Finally, isn’t it odd that the royals can still dictate to the media the conditions under which they can be covered? And equally astonishing that the media would agree to those conditions? If the effect of their rule change is minimal, why not make the case that there is minimal need to change the rules?

On the plus side, the incident has given us this wonderfully overblown lede from The Sydney Morning Herald’s Michael Idato.

Britain’s legislative might, wielded since Australia’s foundation as a colony in the late 18th century, was finally dissolved by an act of our Parliament in 1986.

Yesterday, the cobweb-draped hand of the motherland reached out of the constitutional shadows and took the unprecedented step of threatening to deny the national broadcaster access to the royal wedding.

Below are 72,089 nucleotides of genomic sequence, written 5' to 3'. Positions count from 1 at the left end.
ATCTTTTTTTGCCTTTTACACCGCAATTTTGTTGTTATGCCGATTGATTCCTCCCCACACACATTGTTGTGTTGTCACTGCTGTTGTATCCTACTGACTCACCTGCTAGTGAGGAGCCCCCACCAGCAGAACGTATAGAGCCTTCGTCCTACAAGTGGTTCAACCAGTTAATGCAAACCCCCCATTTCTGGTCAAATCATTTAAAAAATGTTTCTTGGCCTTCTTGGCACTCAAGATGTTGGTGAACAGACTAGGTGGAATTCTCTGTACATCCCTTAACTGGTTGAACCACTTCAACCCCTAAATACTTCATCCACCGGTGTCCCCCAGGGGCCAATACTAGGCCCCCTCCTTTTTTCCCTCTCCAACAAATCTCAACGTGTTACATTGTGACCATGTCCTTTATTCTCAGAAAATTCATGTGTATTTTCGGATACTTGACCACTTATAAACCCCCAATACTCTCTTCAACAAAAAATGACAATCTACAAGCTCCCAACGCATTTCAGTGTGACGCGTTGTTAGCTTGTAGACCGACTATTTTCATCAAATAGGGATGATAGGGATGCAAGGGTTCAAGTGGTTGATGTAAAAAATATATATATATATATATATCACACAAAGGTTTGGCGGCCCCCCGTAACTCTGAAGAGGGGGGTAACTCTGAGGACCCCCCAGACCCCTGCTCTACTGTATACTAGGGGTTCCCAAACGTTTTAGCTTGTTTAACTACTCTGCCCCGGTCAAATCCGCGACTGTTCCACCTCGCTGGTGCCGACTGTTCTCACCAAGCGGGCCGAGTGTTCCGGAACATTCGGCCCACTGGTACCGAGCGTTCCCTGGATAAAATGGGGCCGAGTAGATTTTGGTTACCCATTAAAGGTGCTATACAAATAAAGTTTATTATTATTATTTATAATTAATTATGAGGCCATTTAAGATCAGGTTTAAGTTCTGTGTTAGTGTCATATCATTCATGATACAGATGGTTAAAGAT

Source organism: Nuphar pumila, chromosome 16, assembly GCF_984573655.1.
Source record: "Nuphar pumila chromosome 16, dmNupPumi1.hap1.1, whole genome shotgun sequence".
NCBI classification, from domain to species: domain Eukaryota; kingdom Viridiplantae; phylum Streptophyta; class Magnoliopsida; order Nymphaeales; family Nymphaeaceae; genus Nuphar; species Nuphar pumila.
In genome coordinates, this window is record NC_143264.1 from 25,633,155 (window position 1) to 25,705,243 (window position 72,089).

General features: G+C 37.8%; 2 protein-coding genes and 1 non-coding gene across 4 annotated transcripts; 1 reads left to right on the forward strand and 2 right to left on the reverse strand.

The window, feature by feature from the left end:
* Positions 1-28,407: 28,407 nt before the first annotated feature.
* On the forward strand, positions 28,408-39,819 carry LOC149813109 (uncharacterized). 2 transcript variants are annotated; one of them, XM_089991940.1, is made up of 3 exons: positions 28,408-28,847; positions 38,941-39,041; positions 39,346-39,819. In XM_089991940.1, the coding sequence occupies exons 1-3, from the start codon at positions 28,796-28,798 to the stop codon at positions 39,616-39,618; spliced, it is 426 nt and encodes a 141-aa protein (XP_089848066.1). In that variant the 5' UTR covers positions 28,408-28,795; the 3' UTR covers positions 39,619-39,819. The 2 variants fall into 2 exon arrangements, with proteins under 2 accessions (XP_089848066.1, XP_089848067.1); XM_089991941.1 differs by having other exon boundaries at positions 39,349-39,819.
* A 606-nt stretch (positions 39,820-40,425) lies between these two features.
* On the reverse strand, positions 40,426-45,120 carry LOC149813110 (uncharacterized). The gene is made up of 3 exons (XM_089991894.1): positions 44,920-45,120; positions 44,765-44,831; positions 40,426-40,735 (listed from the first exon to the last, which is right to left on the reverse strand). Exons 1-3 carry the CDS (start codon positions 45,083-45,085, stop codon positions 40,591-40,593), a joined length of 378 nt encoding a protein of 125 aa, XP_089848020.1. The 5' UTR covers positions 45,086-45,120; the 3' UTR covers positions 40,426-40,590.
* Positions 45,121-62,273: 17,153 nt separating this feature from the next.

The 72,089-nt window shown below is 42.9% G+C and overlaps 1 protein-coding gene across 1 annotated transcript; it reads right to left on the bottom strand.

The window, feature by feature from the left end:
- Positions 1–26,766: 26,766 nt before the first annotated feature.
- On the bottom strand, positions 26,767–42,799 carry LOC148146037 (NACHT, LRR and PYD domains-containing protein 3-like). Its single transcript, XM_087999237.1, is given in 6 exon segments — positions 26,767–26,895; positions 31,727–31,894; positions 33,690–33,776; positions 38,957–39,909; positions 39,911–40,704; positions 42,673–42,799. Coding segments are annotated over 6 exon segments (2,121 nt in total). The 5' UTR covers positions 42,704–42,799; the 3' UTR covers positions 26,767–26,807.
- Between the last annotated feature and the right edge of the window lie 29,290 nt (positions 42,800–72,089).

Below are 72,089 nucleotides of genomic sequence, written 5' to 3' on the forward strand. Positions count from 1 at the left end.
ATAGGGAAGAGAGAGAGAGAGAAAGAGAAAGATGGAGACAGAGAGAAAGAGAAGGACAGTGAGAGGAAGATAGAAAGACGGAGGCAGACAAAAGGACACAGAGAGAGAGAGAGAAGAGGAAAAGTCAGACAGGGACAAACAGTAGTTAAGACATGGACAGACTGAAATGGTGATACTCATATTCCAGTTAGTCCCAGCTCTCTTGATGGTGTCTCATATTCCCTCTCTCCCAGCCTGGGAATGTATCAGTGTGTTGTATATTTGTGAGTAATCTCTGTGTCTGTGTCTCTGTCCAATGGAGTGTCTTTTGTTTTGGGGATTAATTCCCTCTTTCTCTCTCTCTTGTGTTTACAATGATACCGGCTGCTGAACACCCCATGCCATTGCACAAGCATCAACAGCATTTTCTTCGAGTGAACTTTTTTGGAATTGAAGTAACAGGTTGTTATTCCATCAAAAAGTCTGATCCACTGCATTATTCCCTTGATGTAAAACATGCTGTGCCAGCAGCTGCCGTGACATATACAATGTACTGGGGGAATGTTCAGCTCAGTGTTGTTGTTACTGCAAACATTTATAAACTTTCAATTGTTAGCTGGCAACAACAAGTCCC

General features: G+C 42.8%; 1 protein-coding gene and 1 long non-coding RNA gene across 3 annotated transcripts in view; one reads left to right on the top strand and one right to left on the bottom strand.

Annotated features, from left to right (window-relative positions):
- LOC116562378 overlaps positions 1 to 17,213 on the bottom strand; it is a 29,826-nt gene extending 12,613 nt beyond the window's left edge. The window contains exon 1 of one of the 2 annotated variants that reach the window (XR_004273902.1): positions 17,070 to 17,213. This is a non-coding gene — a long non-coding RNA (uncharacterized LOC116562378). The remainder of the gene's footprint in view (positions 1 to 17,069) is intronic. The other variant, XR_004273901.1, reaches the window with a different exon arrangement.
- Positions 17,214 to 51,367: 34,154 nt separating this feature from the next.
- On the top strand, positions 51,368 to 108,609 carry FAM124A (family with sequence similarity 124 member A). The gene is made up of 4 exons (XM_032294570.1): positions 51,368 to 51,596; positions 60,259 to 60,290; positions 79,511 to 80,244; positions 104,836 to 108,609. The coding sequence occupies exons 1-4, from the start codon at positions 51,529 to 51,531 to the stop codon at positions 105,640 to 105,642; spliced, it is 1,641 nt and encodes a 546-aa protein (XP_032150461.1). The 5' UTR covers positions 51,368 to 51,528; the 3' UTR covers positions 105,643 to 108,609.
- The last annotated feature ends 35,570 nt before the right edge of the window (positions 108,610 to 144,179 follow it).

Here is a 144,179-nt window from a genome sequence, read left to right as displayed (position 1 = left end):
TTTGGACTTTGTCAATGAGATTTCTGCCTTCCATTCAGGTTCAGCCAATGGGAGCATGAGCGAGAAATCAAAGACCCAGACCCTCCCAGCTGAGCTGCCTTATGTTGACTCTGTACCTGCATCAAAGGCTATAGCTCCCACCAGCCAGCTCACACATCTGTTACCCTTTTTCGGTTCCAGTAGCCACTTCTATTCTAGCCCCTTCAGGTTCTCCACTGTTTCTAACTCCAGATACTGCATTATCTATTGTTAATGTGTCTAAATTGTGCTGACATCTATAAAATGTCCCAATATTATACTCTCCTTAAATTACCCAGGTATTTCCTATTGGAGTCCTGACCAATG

Well bloody said.

So while this might not be the most egregious slice of semi-censorship taking place in the world today, I still ask readers to join me in protest. Let’s boycott any and all Royal Wedding coverage. Don’t read the dreadful magazine specials headed our way. Ignore the soft-focus TV hours full of British talking heads speechifying all plummy-mouthed on Kate and Will and Di and Charles and Betty.

And, please, most of all, do try your hardest to stay in bed beyond 6 a.m. this Friday (or 3 a.m. on the West Coast). It will be tough, but sleep through it. No doubt the pomp and circumstance of a distant monarchy that has little bearing on your life will be urging you to wakefulness like the nearby smell of brewing coffee. But remember: not everyone will have the same freedom with that video feed as you do. Not even five of the Queen’s own subjects an ocean away.

Joel Meares is a former CJR assistant editor.